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You are here: Home / PDFs on demand / Bibliographical References of PDFs on demand / Remote-sensing observations of Typhoon Soulik (2013) forced upwelling and sediment transport enhancement in the northern Taiwan Strait

Yunhai Li, Xiaohui Xu, Xijie Yin, Jianyong Fang, Wenye Hu and Jian Chen (2015)

Remote-sensing observations of Typhoon Soulik (2013) forced upwelling and sediment transport enhancement in the northern Taiwan Strait

International Journal of Remote Sensing, 36(8):2201-2218.

The Taiwan Strait plays an important role in water and sediment exchange between the East China Sea and the South China Sea. On 13 July 2013, Typhoon Soulik crossed the Taiwan Strait, causing a significant impact on the strait's marine system. In this article, we document the use of remote-sensing data to study this impact by comparing sea surface temperature (SST), spatial distributions and concentrations of chlorophyll (Chl-a), and total suspended matter (TSM) in the strait over different time periods. During and after the typhoon, the TSM of the waters near the Minjiang estuary dramatically increased, while Chl-a and SST significantly decreased. To the southeast of Pingtan Island, the SST decreased and Chl-a significantly increased, causing strong upwelling that lasted eight to ten days. To the northwest of Taiwan Island, Chl-a and the TSM of the coastal waters dramatically increased. The strong cyclonic wind-stress of the typhoon enhanced heat exchange between the water and the atmosphere, and a large amount of rainfall and run-off significantly decreased the SST. During the typhoon, the increased sediment discharged into the strait by rivers, and the re-suspension of seafloor sediment, increased the concentration of TSM in the coastal waters. Seawater with relatively high sediment concentration was transported to the middle of the strait after being carried by wind-induced flows. In the waters near the typhoon's path, especially in the upwelling area, nutrient-rich bottom water stirred by the typhoon promoted an outbreak of aquatic organisms and significantly increased the probability of a red tide occurrence.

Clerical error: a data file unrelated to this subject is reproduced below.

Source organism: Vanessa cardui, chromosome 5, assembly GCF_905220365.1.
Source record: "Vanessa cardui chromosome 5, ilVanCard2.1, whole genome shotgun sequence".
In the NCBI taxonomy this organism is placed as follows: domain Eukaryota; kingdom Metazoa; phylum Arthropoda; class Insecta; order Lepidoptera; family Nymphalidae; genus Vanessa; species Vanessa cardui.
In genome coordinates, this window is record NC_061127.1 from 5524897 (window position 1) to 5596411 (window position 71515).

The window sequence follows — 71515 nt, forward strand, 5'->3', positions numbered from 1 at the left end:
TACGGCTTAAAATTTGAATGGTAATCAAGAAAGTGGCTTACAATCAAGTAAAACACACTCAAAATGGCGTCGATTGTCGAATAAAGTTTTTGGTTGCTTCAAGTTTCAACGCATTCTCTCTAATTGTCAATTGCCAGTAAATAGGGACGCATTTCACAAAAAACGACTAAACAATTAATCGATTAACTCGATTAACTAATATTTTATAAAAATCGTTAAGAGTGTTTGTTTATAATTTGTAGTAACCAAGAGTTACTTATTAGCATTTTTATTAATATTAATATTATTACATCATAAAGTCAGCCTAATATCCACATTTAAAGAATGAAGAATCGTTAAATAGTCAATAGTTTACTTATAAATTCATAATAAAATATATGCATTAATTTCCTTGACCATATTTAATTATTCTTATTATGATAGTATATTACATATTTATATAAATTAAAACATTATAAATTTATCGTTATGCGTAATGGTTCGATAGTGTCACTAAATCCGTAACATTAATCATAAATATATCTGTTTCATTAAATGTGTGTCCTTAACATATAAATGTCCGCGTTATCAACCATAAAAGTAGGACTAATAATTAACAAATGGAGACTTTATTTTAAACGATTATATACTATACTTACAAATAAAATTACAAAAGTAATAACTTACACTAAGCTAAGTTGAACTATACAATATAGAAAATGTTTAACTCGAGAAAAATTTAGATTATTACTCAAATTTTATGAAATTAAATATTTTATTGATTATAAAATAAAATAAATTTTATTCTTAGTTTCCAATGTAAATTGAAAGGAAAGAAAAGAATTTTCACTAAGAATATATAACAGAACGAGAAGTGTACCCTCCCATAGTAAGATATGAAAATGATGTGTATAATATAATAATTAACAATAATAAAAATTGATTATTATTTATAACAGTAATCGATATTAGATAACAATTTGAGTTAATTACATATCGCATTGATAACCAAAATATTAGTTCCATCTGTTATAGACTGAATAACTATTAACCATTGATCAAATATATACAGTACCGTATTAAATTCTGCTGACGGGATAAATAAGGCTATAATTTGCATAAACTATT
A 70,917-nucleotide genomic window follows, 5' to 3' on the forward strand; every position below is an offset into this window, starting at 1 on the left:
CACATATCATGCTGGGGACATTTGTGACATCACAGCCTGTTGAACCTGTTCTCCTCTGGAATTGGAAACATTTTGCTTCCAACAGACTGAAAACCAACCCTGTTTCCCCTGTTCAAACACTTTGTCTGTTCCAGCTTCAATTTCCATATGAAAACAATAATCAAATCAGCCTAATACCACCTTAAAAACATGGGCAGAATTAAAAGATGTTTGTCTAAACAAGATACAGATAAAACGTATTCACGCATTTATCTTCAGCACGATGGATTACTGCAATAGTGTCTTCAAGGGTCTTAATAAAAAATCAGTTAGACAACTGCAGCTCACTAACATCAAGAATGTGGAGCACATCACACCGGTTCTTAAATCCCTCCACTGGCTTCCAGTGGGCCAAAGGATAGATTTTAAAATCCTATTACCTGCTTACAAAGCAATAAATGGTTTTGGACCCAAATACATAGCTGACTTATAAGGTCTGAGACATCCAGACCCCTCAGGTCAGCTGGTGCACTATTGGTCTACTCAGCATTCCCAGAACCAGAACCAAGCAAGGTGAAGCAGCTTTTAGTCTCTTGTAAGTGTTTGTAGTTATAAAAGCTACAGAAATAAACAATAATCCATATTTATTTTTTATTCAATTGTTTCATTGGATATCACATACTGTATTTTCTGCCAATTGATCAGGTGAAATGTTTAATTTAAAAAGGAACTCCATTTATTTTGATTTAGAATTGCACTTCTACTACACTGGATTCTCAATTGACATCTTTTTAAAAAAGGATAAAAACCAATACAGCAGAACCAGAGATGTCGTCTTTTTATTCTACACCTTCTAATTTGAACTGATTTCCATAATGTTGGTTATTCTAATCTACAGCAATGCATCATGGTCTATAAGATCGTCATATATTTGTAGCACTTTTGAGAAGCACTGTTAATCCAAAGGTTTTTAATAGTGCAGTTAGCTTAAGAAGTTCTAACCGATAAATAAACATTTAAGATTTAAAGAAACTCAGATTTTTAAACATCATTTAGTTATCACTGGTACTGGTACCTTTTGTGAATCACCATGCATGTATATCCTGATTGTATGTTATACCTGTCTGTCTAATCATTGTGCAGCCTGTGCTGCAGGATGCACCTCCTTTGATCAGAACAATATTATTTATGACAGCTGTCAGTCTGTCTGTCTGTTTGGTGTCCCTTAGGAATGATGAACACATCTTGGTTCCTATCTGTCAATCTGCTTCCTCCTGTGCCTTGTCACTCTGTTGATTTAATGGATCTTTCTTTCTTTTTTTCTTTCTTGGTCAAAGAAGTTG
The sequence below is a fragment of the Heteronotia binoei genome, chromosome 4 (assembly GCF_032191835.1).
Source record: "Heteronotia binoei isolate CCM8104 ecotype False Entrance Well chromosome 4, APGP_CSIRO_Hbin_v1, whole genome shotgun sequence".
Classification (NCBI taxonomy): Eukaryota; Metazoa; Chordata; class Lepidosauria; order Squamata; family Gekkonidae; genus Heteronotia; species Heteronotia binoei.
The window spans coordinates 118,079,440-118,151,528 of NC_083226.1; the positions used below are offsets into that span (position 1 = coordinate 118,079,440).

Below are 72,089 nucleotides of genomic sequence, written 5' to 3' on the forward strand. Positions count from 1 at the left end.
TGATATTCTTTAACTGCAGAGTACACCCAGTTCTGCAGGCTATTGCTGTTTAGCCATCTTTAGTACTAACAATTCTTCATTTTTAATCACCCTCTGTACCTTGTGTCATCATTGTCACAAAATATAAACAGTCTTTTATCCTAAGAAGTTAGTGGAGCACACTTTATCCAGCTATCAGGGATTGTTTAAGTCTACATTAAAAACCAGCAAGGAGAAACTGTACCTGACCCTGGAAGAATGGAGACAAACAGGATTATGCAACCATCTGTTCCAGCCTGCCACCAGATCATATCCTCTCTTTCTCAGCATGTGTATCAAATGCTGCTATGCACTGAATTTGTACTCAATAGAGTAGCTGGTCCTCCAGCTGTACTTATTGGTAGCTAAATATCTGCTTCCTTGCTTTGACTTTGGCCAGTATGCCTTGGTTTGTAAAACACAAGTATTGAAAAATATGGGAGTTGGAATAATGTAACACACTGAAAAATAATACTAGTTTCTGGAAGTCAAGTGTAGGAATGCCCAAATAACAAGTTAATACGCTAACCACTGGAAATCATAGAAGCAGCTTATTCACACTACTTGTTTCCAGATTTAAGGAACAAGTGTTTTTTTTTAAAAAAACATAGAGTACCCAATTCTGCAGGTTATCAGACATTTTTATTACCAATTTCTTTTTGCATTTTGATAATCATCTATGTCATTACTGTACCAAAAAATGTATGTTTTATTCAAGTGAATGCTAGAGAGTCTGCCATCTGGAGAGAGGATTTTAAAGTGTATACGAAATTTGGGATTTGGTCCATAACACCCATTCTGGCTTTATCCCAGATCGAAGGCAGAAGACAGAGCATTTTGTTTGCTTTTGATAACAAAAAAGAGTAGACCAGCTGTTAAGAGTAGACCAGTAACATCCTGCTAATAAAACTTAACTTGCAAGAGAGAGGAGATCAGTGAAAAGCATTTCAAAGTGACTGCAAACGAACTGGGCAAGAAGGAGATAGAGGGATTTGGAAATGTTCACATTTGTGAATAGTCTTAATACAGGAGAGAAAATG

variability, satellite, australia, tropical cyclones, east china sea, matter, continental-shelf, gulf-of-mexico, hurricane-lili, offshore
WOS:000353577600012
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